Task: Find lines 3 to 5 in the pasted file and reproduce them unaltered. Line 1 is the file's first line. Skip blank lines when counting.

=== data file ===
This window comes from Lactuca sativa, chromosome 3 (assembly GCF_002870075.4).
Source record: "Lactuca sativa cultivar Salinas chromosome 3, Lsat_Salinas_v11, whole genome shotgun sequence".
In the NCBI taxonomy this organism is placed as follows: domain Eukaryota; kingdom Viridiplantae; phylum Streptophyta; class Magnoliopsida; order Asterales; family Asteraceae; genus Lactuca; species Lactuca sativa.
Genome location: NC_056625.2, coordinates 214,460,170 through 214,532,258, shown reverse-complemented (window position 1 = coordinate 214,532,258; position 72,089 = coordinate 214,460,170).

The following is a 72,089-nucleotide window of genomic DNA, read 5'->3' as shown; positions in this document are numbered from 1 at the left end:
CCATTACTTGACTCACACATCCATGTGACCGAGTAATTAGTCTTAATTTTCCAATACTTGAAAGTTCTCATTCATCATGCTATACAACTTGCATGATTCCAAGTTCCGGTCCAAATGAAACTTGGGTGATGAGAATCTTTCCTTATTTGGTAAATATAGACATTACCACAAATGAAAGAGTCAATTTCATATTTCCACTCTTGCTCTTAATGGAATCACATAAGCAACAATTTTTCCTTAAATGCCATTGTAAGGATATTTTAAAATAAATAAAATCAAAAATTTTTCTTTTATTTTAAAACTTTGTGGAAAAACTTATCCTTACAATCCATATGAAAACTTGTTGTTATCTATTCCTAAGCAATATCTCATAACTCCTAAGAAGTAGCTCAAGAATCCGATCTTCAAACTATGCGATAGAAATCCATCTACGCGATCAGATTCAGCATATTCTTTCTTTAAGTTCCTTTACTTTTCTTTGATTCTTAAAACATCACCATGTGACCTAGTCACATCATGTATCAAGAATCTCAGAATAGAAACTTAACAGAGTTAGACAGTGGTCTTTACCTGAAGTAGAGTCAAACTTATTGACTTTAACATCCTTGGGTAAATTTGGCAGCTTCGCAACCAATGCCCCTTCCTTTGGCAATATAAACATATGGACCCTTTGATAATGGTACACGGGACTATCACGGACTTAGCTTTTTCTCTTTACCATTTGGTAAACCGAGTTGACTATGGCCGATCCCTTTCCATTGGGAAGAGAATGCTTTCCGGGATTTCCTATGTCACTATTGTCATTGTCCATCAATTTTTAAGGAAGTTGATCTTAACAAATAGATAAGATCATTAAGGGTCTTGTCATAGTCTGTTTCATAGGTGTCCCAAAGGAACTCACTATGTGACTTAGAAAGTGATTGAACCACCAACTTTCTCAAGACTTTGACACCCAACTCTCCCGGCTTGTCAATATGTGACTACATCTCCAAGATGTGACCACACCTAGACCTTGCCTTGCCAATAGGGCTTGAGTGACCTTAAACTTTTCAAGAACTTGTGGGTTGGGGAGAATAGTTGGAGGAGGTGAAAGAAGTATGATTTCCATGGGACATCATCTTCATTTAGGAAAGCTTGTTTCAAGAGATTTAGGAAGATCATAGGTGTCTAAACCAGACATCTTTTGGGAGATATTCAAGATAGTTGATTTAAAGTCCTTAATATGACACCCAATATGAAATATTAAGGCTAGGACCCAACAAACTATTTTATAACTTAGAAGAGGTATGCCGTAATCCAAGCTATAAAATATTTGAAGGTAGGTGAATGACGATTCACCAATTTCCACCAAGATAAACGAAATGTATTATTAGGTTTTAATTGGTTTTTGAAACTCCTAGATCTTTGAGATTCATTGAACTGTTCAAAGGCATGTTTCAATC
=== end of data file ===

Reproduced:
In the NCBI taxonomy this organism is placed as follows: domain Eukaryota; kingdom Viridiplantae; phylum Streptophyta; class Magnoliopsida; order Asterales; family Asteraceae; genus Lactuca; species Lactuca sativa.
Genome location: NC_056625.2, coordinates 214,460,170 through 214,532,258, shown reverse-complemented (window position 1 = coordinate 214,532,258; position 72,089 = coordinate 214,460,170).

The following is a 72,089-nucleotide window of genomic DNA, read 5'->3' as shown; positions in this document are numbered from 1 at the left end: